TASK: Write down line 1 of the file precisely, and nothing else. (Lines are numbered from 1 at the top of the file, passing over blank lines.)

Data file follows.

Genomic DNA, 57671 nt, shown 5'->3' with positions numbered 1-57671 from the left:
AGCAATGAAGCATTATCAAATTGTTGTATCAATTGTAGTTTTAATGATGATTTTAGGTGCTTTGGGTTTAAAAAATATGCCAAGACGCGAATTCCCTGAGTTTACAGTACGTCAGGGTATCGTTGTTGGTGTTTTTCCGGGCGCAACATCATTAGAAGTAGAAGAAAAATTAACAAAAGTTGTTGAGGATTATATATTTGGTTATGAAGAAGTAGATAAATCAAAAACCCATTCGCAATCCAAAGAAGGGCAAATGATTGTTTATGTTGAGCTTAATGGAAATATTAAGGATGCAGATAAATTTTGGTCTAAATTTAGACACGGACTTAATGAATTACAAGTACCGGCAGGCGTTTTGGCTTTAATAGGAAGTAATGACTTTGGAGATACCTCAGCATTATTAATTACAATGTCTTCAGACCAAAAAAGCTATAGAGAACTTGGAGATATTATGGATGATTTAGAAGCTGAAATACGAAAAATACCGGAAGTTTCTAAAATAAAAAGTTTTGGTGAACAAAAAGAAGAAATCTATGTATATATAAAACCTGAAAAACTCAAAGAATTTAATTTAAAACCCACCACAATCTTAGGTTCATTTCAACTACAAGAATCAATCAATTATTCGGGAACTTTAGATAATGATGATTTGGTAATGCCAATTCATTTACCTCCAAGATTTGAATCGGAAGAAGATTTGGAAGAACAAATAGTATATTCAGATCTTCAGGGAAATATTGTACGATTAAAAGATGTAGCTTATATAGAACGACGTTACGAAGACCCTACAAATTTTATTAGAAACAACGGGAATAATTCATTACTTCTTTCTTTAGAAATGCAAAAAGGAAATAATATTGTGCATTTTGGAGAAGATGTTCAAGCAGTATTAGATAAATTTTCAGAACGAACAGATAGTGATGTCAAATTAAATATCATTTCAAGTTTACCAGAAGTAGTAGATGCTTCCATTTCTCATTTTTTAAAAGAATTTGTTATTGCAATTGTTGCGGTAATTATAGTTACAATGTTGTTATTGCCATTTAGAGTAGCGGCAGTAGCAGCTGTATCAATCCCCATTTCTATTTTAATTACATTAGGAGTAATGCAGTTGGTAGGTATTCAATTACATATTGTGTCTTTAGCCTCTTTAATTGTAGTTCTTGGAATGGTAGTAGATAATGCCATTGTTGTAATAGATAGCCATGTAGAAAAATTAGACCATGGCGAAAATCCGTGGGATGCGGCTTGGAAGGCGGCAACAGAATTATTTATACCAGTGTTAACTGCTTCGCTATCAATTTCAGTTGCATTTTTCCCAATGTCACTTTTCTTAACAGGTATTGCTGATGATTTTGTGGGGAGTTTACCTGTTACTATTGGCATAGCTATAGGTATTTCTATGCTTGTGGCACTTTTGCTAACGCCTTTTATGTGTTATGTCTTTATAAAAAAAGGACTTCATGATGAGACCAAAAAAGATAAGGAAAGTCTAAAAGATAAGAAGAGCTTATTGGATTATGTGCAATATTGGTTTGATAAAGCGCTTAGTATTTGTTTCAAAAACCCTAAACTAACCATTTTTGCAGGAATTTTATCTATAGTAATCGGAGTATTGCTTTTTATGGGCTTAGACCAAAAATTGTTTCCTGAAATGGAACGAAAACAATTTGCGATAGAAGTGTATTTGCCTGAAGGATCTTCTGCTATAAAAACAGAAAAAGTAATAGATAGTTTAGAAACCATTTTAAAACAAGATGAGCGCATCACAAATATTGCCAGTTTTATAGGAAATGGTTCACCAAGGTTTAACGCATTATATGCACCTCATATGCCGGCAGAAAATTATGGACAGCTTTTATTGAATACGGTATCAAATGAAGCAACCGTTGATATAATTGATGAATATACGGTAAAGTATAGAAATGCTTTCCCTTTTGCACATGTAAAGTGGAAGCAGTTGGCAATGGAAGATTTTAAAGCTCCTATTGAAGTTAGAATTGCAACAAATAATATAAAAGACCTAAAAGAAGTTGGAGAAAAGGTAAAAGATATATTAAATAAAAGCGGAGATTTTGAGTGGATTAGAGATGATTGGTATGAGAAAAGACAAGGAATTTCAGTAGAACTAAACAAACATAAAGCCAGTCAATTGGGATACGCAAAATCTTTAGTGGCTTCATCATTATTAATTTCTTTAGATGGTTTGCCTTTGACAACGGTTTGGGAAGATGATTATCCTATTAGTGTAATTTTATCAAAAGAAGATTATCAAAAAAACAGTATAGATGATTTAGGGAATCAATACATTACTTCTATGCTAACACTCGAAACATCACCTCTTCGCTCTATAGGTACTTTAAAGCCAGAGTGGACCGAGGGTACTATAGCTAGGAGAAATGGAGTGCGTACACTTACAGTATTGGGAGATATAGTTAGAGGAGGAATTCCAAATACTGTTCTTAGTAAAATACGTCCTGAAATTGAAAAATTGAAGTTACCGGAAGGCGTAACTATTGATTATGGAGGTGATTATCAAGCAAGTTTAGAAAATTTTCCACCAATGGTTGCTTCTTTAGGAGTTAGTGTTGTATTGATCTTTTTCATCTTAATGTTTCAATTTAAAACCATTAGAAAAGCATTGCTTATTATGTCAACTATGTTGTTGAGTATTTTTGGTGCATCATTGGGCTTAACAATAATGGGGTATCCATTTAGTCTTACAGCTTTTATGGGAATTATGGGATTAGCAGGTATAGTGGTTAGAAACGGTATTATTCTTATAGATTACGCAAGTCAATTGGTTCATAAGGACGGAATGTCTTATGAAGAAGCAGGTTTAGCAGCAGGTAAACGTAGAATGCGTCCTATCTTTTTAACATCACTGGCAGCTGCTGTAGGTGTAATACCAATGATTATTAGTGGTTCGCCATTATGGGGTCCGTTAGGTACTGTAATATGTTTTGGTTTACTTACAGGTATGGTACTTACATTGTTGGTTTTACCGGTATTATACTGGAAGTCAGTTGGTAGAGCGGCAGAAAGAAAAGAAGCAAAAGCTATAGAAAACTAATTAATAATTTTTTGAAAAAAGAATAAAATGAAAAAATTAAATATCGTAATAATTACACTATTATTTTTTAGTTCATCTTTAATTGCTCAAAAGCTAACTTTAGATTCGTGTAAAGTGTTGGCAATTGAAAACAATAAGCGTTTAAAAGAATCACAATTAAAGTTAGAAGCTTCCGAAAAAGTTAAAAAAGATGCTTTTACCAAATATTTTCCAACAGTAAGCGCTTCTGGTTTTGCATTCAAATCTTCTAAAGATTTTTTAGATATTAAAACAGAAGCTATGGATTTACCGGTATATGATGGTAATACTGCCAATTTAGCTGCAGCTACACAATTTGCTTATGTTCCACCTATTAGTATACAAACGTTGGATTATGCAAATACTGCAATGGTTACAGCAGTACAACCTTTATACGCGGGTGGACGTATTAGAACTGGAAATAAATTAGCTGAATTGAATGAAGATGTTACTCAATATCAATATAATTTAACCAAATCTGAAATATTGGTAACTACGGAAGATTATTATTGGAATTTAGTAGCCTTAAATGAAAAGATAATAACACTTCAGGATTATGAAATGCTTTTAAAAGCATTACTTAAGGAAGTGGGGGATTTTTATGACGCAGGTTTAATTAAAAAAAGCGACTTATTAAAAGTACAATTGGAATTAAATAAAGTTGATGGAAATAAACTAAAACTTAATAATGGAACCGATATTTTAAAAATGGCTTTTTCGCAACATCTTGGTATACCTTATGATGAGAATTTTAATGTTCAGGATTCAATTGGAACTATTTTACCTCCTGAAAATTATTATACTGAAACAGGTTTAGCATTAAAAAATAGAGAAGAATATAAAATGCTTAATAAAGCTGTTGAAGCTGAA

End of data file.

Genomic DNA, 57671 nt, shown 5'->3' with positions numbered 1-57671 from the left: